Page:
CAPE CANAVERAL, Florida – The launch of a Solar Orbiter spacecraft atop a United Launch Alliance Atlas V 411 configuration rocket remains on track for liftoff at 11:03 p.m. Eastern Standard Time on Sunday, February 9, 2020, from Space Launch Complex 41 at the Cape Canaveral Air Force Station in Florida.
The launch window is open for two hours.
After launch, the Solar Orbiter will travel out of our solar system’s planetary ecliptic plane to ultimately reach a polar orbit around the Sun.
Because it takes extra energy to place a spacecraft out of the ecliptic plane, the Solar Orbiter will first use a slingshot maneuver around Earth and then once again around Venus.
Filling of the #AtlasV first stage with 48,800 gallons of super-cold liquid oxygen is underway. The main engine will be powered by the LOX and the RP-1 kerosene loaded into the rocket during the practice countdown on Jan. 21. Live countdown status: https://t.co/M26PyQCxKf
— ULA (@ulalaunch) February 10, 2020
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Cape Canaveral Weather 80% ‘GO’
According to the latest forecast from the U.S. Air Force 45th Weather Squadron, there is an 80% chance of favorable weather for the launch at the Cape Canaveral Air Force Station in Florida.
The primary weather concerns for launch are cumulus clouds and ground winds.
Solar Orbiter Mission
This joint European Space Agency and NASA mission will capture the first images of the Sun’s north and south poles.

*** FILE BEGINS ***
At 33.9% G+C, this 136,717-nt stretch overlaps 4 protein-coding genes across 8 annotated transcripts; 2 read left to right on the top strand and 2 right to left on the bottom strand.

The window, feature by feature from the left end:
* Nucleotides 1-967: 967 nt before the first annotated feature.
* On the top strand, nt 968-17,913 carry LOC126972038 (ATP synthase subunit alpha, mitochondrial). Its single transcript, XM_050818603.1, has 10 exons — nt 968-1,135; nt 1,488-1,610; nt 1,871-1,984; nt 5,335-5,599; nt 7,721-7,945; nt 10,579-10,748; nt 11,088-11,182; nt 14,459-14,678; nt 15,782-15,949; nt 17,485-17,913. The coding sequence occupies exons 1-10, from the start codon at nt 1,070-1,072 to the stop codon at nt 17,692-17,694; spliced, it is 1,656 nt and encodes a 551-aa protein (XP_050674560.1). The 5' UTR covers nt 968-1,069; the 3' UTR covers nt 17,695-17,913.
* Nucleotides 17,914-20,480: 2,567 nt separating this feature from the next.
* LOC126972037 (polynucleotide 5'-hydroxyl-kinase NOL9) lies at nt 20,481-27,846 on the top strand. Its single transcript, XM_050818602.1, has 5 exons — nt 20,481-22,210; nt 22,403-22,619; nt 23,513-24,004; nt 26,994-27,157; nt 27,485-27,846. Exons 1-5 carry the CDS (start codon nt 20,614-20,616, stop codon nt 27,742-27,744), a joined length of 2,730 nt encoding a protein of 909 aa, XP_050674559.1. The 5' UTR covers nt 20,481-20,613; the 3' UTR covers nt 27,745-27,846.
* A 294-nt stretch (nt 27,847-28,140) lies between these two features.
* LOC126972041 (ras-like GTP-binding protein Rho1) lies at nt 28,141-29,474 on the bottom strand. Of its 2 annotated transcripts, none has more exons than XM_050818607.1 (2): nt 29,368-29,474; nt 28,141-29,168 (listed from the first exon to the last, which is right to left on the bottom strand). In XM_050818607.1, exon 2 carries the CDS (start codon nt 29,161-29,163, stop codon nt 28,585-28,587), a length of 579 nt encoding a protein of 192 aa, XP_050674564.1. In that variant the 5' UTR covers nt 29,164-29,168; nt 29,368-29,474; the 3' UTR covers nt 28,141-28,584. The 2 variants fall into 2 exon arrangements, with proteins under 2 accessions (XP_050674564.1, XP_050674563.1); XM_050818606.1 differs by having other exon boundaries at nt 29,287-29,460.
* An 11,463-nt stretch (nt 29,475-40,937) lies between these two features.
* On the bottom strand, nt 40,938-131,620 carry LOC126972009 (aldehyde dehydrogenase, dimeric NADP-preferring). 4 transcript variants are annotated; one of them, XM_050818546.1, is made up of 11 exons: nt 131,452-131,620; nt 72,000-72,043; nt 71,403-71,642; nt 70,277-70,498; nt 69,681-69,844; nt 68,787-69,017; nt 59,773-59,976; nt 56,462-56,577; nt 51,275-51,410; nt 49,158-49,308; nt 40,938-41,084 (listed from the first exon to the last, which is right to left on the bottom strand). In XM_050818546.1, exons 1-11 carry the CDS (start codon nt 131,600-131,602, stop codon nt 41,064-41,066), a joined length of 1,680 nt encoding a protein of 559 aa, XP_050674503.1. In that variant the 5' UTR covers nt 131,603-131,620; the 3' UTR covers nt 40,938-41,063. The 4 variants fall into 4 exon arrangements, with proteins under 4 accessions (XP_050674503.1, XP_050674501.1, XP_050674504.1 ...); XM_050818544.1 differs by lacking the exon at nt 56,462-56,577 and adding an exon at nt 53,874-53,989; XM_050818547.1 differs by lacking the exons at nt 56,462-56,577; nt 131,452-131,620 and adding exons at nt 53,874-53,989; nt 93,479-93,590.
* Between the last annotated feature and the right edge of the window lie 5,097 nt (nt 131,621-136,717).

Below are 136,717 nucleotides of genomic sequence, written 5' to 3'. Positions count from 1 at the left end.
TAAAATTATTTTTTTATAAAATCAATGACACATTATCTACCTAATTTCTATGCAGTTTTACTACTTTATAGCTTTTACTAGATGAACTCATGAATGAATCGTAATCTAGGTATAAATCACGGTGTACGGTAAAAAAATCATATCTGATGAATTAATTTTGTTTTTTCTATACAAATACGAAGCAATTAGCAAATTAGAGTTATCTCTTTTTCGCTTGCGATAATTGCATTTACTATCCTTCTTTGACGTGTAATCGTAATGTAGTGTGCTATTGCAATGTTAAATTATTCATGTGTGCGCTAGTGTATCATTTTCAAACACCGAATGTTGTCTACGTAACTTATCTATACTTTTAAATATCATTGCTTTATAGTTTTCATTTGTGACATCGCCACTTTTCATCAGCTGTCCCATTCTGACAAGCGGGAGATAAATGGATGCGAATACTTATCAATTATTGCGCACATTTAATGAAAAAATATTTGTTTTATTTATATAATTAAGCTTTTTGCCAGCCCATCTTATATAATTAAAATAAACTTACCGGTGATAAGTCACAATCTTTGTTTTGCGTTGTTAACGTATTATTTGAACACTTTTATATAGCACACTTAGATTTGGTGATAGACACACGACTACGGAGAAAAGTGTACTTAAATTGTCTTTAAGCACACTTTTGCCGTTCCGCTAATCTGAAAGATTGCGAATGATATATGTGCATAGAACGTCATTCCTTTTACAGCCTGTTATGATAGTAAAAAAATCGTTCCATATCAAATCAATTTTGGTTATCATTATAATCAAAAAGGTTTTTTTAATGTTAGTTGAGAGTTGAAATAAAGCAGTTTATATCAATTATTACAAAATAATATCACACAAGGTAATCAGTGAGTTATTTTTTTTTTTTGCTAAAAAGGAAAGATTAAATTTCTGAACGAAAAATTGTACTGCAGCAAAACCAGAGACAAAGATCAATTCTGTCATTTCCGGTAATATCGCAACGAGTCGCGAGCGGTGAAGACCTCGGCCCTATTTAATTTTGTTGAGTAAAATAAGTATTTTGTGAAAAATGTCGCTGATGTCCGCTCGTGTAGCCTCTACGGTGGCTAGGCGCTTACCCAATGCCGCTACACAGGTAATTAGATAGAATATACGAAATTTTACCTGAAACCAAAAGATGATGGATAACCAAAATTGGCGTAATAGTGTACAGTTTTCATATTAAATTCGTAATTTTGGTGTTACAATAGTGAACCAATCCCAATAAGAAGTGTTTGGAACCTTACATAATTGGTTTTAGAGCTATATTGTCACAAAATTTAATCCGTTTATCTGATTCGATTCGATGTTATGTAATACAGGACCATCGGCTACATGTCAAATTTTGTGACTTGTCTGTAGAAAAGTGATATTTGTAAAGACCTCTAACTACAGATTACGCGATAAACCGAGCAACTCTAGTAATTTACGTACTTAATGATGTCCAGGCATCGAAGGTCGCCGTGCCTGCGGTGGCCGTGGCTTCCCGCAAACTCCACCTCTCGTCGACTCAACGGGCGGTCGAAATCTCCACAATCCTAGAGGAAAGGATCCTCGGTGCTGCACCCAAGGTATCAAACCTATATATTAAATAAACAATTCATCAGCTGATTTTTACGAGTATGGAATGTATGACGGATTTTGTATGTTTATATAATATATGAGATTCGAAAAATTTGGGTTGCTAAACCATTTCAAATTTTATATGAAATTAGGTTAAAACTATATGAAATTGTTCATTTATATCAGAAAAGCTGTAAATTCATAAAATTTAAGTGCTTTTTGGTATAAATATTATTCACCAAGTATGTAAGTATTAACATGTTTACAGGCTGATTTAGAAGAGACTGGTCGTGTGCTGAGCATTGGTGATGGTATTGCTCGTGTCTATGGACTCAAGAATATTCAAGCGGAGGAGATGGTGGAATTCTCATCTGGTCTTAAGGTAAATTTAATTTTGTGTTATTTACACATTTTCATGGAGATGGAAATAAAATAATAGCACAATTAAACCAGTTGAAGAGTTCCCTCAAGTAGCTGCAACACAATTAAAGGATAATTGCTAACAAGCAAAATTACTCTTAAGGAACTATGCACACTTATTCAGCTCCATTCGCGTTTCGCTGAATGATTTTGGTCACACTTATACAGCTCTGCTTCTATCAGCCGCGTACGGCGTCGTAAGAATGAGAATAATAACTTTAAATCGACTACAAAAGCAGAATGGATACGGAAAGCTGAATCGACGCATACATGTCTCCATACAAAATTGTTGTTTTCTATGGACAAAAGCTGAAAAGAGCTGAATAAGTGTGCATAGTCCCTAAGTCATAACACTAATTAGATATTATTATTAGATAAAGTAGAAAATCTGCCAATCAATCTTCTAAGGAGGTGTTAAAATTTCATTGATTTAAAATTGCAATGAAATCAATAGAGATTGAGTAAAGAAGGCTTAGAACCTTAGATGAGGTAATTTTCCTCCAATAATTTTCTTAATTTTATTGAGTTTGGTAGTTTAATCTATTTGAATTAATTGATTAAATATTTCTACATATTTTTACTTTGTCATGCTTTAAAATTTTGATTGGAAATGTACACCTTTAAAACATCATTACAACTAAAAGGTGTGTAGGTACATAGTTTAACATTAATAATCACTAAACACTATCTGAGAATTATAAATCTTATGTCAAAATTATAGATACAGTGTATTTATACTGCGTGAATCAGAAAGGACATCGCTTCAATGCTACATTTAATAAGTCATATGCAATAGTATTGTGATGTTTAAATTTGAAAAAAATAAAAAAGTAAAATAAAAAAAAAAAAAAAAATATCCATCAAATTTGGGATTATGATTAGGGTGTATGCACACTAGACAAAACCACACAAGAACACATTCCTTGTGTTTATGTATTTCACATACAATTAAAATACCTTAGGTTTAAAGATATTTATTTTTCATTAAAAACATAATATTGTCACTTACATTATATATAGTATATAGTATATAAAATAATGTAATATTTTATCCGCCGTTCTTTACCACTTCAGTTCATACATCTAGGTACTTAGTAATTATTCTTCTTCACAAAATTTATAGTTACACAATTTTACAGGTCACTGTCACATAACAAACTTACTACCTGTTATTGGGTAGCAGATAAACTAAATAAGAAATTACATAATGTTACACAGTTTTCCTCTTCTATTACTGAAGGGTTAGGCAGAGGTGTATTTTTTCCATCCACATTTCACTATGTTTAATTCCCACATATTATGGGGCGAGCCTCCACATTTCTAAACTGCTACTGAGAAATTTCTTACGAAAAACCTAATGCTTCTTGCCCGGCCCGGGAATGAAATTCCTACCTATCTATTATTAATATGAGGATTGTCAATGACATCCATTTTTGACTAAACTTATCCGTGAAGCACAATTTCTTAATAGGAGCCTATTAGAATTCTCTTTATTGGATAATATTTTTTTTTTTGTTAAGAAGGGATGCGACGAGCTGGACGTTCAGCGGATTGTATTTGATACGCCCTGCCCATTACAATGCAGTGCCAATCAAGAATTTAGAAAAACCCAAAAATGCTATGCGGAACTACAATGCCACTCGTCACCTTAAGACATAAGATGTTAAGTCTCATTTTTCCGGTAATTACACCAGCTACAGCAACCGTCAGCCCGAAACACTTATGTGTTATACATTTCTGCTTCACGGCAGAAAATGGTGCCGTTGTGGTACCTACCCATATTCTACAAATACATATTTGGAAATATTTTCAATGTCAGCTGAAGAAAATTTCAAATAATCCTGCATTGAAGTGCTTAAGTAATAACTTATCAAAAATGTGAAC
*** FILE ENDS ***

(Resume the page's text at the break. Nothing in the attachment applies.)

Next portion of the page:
Like Earth’s own North and South poles, the Sun’s poles are extreme regions quite different from the rest of the Sun. They’re covered in coronal holes, cooler stretches where the fast solar wind comes gushing from.
There, scientists hope to find the footprints of knotted magnetic fields underlying solar activity.
Many think the poles hold the first clues to the intensity of the next solar cycle, which comes roughly every 11 years, as the Sun swings from seasons of high to low activity.
Enabling the Solar Orbiter’s scorching voyage is a heat shield sporting a black coating of calcium phosphate, a charcoal-like powder similar to pigments used in cave paintings tens of thousands of years ago.
All but one of the spacecraft’s telescopes peer through holes in the heat shield.
At the closest approach, the front of the shield will near 1,000 degrees Fahrenheit, while the instruments tucked behind it will remain at a comfortable range — for them — between minus 4 F and 122 F above zero.